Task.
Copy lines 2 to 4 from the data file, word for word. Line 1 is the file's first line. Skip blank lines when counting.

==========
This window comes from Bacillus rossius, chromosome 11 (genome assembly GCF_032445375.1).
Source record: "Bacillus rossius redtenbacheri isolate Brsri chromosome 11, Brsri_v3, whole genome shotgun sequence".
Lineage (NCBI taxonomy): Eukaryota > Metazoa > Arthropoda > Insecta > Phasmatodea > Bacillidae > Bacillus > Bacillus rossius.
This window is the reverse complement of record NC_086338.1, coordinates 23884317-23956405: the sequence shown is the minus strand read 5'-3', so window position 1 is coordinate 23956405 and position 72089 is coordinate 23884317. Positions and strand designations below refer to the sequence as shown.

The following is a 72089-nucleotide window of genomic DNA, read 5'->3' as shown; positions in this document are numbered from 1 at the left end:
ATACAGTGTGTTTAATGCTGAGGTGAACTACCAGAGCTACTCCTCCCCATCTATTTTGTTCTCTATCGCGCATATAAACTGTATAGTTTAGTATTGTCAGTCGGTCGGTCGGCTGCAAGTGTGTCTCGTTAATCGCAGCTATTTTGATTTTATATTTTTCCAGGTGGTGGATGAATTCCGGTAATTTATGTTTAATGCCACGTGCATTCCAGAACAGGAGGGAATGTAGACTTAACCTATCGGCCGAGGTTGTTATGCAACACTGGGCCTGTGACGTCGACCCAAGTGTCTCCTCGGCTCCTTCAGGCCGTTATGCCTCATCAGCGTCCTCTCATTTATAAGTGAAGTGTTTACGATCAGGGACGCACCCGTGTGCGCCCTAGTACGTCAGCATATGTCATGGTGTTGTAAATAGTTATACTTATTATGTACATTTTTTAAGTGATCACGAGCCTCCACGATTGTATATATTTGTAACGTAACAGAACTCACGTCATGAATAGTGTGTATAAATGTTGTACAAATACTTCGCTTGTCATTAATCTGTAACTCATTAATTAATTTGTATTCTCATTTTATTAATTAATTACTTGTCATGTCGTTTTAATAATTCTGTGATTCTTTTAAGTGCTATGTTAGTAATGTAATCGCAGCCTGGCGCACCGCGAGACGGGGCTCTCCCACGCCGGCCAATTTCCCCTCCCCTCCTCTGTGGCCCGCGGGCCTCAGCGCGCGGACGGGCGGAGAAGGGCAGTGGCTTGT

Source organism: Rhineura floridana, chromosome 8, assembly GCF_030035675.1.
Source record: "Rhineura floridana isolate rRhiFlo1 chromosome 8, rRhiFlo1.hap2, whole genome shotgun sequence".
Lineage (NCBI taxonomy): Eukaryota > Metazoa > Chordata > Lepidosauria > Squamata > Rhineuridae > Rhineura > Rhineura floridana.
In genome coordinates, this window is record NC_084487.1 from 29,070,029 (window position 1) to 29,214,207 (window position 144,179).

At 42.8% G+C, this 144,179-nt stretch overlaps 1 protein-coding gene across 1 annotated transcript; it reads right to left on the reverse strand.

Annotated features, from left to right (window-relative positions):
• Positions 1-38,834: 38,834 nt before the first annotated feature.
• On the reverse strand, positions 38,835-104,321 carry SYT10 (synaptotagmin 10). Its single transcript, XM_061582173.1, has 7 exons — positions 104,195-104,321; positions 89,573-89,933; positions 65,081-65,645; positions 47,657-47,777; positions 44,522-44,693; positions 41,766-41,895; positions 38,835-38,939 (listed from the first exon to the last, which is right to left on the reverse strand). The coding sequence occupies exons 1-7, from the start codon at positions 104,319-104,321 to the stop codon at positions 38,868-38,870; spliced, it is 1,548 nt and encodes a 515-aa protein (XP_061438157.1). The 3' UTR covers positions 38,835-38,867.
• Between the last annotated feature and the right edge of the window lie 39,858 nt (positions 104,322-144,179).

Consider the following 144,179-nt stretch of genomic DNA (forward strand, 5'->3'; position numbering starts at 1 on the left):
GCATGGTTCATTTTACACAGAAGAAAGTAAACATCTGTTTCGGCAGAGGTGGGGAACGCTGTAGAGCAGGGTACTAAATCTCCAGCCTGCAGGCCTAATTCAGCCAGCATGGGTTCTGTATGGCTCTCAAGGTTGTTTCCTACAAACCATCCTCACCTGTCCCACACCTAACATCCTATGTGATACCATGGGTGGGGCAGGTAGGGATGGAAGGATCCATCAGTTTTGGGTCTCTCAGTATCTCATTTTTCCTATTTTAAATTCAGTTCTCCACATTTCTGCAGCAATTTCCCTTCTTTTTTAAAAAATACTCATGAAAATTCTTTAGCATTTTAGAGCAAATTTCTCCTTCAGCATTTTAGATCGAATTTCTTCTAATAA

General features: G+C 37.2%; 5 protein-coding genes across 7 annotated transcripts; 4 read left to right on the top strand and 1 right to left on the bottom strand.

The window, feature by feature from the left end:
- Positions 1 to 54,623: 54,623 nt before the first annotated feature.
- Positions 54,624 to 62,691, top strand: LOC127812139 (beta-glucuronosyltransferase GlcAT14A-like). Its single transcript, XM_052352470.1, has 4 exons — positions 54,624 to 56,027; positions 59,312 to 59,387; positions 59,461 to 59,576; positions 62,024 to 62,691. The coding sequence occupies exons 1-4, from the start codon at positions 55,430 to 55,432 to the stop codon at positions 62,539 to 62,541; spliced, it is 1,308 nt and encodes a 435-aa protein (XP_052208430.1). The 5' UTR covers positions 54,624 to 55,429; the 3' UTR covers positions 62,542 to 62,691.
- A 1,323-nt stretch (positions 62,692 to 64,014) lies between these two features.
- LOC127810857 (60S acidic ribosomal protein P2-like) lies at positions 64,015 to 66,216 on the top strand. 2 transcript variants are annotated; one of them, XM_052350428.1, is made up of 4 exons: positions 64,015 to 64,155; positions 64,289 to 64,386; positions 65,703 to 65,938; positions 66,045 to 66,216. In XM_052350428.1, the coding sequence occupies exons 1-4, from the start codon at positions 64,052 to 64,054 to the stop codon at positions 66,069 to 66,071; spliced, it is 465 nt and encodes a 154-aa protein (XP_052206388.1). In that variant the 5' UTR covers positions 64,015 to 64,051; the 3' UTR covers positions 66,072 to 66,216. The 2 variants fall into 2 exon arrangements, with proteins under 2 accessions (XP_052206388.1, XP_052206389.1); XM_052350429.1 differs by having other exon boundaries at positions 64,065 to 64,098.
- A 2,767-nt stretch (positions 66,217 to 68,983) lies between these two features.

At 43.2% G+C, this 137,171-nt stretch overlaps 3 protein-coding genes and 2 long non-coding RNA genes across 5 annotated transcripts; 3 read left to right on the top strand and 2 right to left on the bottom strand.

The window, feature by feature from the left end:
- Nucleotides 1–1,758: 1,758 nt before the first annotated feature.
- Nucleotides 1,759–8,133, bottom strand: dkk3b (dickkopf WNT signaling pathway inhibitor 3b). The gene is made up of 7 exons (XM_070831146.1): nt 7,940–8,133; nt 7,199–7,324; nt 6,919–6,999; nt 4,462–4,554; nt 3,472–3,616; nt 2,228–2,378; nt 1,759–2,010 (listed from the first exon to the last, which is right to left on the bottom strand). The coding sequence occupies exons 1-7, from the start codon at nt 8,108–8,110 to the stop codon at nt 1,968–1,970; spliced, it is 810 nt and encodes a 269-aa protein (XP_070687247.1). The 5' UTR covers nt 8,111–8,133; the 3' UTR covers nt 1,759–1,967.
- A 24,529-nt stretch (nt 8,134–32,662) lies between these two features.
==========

Source record: "Bacillus rossius redtenbacheri isolate Brsri chromosome 11, Brsri_v3, whole genome shotgun sequence".
Lineage (NCBI taxonomy): Eukaryota > Metazoa > Arthropoda > Insecta > Phasmatodea > Bacillidae > Bacillus > Bacillus rossius.
This window is the reverse complement of record NC_086338.1, coordinates 23884317-23956405: the sequence shown is the minus strand read 5'-3', so window position 1 is coordinate 23956405 and position 72089 is coordinate 23884317. Positions and strand designations below refer to the sequence as shown.